As summer starts people will be turning on their air
conditioners in ever increasing numbers. One area where the energy
market is currently distorted is in the determination of
electricity prices paid by consumers, particularly as it relates to
peak demand. The White Paper proposes a number of significant
reforms in this area which are likely to be as unpopular as they
In recent years peak electricity demand has continued to
increase, while total electricity consumption has been flat or
declining. The need to meet growing peak demand for electricity has
driven large investment in generation and network
The limited period for which this peak capacity is required (25%
of the capacity of the electricity system is used to supply power
during peak events that last for less than two days each year in
total) has resulted in inequitable cross subsidies between
different groups of consumers to pay for that investment.
The White Paper uses the example of a 2-kilowatt electrical
reverse cycle air conditioner which, while costing around $1,500 to
buy and install, could impose capital costs on the energy system as
a whole of $7,000 when adding to peak demand. The additional system
capital costs are recovered over time through energy bills spread
across all customers, because electricity is generally priced using
a fixed tariff approach. Only a fraction of the real cost of that
energy use is paid for by the purchaser of the air conditioner.
This cross subsidy problem feeds into two reforms advocated by
the White Paper, being retail price deregulation and the rollout of
enabling technologies (principally smart metres). Both of these
present political challenges.
While most Australian states and territories have introduced or
committed to introduce full contestability in the retail energy
markets, only Victoria has deregulated retail prices. While the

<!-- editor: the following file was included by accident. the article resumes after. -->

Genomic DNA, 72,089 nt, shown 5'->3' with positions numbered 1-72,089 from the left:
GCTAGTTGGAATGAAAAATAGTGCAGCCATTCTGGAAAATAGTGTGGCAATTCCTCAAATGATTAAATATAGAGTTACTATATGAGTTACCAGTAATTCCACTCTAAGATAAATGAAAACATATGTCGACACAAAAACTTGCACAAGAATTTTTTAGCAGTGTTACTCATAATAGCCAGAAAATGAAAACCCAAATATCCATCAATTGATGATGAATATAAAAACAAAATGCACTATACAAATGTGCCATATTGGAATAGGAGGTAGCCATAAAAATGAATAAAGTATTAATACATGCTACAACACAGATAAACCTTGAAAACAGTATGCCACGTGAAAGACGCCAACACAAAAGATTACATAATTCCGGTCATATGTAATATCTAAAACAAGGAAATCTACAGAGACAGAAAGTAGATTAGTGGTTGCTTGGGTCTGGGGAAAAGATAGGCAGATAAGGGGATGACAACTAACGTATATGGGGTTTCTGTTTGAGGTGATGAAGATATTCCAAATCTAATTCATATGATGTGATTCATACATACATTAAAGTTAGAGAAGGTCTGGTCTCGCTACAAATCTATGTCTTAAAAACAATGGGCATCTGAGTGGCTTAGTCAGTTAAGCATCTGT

balance of the states and territories have committed to the removal
of energy price regulation where effective competition exists, the
White Paper is rightly critical of the lack of progress in this
The White Paper recognises that the transition to a deregulated
retail price market may present challenges where retail margins
have been set below market rates for some time, as there is likely
to be a period of higher transition prices.
However, deregulated retail pricing is in the best long term
interests of service providers and customers alike. Having prices
set through competitive markets incentivises suppliers to be more
efficient and innovative in the range of services and products
offered to consumers.
The White Paper champions the rollout of smart metres and
commits the Government to developing a national framework to guide
smart metre deployment. Smart metres allow time-of-use pricing for
electricity consumption (such that the customer pays the market
price for electricity for each half hour interval). Victoria is the
only State to have undertaken a rollout of smart metres and from 1
July 2013 customers can choose to move to a time-of-use pricing
Smart metres would remove the cross subsidies that exist in
current tariffs. This is likely to see a reduction in peak
electricity demand, where market prices are at their highest, which
in turn could moderate the level of investment required in
generation and network infrastructure.
The States face the challenge of delivering the reforms proposed
in the White Paper. While the reforms are not new, the delay in
their delivery speaks to the political challenges of implementing
them in a period of rising cost of living pressures. The White
Paper reports that on average household electricity prices have
ballooned by more than 40% nationally over the past three
The rollout of smart metres combined with deregulating retail
prices, could initially pose large risks to consumers especially
where their knowledge is underdeveloped. The White Paper
acknowledges that appropriate consumer safeguards and information
tools are needed to mitigate or reduce those risks, particularly
for vulnerable customers.
While other approaches to managing peak demand have been
utilised (such as paying large customers to cut power usage in
times of peak demand) the White Paper rightly promotes a longer
term solution under which all consumers are given the right signals
to change behaviour.
The content of this article is intended to provide a general
guide to the subject matter. Specialist advice should be sought
about your specific circumstances.
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